Agriculture and natural resources are crucial to Maryland’s economy, environment and way of life of its residents. From the food we eat, to the flowers and plants in our homes, the landscaping of our yards, valuable real estate, beautiful coastal waters and fine recreational hunting all relate to the state’s agricultural land use.
Over two million acres are farmed in Maryland by a variety of crops, livestock and industries. Commodities such as corn grain, soybeans and wheat feed poultry and livestock. Vegetable and fruit crops are grown in the local season for wholesale, retail and farmers markets. The nursery and greenhouse industry supplies residents, businesses and urban areas with plants, shrubs and trees.
The University of Maryland Extension is a source of research based agriculture technical information and is provided through various fact sheets, workshops, field days, one on one consultations and educational seminars. Major educational programs focus on commercial vegetable, fruit and field crop production; nursery and greenhouse production; nutrient management; integrated pest management; safety training for pesticide license certification; risk management; pasture and livestock management.
For more information about agriculture in Maryland click here.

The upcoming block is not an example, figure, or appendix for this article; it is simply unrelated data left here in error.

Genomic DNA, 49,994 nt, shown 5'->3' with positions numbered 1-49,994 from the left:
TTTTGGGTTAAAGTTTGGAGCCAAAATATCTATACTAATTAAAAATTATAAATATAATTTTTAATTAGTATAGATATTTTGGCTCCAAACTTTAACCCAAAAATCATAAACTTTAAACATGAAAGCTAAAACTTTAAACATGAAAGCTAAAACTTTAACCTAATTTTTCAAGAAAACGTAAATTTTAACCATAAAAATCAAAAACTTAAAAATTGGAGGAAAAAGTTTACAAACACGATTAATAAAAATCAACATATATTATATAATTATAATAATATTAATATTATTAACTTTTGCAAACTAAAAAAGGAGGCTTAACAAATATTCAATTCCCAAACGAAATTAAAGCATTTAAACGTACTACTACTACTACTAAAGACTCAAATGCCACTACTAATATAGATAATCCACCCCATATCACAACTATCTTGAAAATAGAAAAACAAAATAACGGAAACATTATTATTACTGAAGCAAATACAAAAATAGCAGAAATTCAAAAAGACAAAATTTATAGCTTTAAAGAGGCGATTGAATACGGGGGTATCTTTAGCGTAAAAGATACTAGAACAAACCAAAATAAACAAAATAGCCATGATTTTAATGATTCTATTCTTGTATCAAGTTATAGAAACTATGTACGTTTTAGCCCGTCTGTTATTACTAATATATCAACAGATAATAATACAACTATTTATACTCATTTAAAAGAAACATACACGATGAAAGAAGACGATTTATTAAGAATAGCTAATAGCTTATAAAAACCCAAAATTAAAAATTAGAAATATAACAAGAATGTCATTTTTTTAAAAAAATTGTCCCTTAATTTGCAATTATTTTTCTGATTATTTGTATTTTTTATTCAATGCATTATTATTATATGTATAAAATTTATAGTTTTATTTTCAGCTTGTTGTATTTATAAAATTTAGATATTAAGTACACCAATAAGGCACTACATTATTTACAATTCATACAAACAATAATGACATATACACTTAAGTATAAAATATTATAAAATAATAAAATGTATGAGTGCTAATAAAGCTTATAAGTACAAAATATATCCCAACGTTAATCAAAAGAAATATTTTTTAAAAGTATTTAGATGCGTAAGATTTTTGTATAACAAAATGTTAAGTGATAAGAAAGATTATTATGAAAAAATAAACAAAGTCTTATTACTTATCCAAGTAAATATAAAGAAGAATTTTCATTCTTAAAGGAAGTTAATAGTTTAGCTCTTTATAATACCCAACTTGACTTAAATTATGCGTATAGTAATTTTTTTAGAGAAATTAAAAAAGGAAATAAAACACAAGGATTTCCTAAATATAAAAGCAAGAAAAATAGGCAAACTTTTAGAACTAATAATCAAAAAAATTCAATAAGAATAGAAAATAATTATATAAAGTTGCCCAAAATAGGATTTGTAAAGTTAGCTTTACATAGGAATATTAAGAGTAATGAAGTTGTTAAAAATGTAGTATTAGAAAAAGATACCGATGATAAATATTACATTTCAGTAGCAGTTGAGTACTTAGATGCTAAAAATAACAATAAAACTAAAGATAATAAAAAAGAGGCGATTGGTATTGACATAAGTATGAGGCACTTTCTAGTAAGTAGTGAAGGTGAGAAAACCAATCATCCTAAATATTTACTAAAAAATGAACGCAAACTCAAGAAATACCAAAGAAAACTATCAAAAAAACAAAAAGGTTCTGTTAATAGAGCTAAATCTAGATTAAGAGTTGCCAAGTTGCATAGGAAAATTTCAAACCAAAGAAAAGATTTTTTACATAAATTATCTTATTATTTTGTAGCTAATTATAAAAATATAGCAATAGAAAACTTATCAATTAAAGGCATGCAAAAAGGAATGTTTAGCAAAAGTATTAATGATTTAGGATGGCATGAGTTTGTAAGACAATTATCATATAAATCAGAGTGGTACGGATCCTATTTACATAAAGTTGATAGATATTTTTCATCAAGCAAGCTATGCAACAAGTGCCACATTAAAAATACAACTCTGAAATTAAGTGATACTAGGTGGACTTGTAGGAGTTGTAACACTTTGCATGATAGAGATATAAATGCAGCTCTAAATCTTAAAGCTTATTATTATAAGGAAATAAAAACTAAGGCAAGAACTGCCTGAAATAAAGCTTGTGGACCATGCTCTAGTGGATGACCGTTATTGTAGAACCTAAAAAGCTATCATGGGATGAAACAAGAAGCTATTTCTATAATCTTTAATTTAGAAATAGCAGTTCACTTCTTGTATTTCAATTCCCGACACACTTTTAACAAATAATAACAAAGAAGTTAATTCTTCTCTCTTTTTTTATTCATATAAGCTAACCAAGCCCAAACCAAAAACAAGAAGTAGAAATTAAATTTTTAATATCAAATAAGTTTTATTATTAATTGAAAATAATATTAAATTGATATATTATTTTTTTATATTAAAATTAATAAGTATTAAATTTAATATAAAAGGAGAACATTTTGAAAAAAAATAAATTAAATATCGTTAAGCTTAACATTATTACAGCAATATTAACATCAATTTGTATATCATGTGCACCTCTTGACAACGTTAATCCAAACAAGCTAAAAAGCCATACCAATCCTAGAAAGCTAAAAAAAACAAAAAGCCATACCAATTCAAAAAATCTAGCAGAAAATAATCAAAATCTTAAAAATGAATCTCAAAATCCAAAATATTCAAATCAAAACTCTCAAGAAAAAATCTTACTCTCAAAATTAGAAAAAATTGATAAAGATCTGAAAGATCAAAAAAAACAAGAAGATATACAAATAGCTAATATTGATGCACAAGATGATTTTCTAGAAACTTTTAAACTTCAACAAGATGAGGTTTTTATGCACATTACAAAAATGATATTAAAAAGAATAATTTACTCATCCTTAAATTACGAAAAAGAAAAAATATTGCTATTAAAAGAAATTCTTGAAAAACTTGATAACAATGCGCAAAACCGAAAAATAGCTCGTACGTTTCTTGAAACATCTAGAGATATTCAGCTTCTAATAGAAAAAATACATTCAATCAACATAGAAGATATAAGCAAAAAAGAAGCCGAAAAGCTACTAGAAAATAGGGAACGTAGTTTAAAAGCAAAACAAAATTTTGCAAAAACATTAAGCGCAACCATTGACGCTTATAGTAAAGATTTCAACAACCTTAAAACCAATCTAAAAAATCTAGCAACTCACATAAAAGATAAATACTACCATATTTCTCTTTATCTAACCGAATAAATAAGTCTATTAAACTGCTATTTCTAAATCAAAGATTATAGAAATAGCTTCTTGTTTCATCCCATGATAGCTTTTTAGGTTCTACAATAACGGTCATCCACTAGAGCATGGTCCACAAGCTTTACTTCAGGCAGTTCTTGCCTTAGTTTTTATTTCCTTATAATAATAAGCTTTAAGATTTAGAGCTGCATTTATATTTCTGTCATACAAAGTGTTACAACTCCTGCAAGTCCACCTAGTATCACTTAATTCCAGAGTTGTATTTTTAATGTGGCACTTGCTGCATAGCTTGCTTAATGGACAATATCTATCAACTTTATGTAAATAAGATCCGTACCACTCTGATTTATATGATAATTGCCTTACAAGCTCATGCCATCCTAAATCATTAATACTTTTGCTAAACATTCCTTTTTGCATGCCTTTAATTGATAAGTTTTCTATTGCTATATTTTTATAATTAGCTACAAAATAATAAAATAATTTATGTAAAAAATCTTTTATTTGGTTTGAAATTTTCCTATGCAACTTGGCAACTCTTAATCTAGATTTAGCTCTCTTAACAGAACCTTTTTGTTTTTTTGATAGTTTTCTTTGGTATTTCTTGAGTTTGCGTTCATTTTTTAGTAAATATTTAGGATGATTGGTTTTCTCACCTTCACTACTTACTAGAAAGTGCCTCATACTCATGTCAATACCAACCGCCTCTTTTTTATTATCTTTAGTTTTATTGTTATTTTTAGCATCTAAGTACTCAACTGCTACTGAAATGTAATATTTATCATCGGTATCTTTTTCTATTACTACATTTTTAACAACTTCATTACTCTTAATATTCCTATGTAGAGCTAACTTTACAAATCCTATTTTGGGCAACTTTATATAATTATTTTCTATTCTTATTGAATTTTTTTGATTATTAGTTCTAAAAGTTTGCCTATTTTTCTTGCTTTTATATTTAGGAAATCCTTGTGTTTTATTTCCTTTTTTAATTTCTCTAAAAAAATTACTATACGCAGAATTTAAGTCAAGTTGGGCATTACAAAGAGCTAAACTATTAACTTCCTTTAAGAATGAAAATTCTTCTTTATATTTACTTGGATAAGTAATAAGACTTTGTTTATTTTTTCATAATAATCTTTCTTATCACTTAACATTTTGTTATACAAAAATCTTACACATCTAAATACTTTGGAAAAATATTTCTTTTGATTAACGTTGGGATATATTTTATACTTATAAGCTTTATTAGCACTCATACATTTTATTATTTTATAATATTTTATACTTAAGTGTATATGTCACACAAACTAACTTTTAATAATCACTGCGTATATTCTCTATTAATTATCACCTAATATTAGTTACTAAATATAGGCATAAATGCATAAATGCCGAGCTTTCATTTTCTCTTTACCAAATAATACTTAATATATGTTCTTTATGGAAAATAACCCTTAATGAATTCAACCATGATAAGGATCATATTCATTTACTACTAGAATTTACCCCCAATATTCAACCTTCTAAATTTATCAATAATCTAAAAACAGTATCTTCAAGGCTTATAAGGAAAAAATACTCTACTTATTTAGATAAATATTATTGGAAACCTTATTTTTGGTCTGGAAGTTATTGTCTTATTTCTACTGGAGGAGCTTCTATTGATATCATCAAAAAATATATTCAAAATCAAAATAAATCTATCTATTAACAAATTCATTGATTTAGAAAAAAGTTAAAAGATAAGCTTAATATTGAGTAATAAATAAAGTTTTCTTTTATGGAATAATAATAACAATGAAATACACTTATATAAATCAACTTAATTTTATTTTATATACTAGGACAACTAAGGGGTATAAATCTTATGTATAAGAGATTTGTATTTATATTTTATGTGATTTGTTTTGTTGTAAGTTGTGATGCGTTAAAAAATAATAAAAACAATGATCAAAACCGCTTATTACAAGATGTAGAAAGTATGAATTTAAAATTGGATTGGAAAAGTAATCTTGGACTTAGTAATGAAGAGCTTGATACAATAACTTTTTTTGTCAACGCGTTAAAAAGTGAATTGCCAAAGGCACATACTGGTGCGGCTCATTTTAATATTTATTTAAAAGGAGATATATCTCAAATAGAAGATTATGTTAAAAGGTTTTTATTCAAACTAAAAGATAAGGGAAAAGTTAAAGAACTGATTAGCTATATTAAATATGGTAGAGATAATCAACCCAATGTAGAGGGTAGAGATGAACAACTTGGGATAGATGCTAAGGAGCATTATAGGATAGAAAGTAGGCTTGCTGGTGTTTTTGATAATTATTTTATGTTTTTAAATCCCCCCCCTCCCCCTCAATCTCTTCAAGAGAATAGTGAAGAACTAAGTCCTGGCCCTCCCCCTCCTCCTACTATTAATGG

Click on any of the agriculture programs listed below to find out more information:
Area rich with colonial and post-revolutionary American history, agriculture has played a big role in the development of Wicomico county. Having been voted as one of "America's 100 Best Communities for Young Children," the county is home the annual children's farm tour held at Beechnut Farm, a Century Farm that is the only dairy farm operating in the county. Wicomico flourishes with agriculture production - leading the state as the 2nd highest agriculture producing county at $236,321,000 annual market value. Mainstay agriculture production includes grain crops of soybeans, corn, and wheat, vegetables, greenhouse production, forage, and livestock. Wicomico County ranks #4 in the state for commercial broiler poultry and aquaculture (who knew!) as well as #3 for vegetable production. There is also a strong equine community within the county. The use of Maryland's natural resources is a must for farmers and they take great strides to maintain the health of the land by implementing best management practices so that the land will be available for future generations of farmers.
Approximately 510 farm businesses encompass 83,739 acres of farmland with the average farm size of 164 acres.
With the abundance of many natural resources, the county has a diverse wildlife population found in various habitats - woodland, marsh, rivers, etc. Being a common destination for both locals and outdoor enthusiasts, the Wicomico River and Nanticoke River are popular destinations for fishing and water recreation activities. Throughout the county, there are many public lands that are available for public access to enjoy the outdoors and hunting activities. Wicomico County is also home to both the Salisbury Zoo and the Ward Museum, located in the city of Salisbury.
If you have questions about agriculture on the Lower Eastern Shore, contact our local agriculture staff: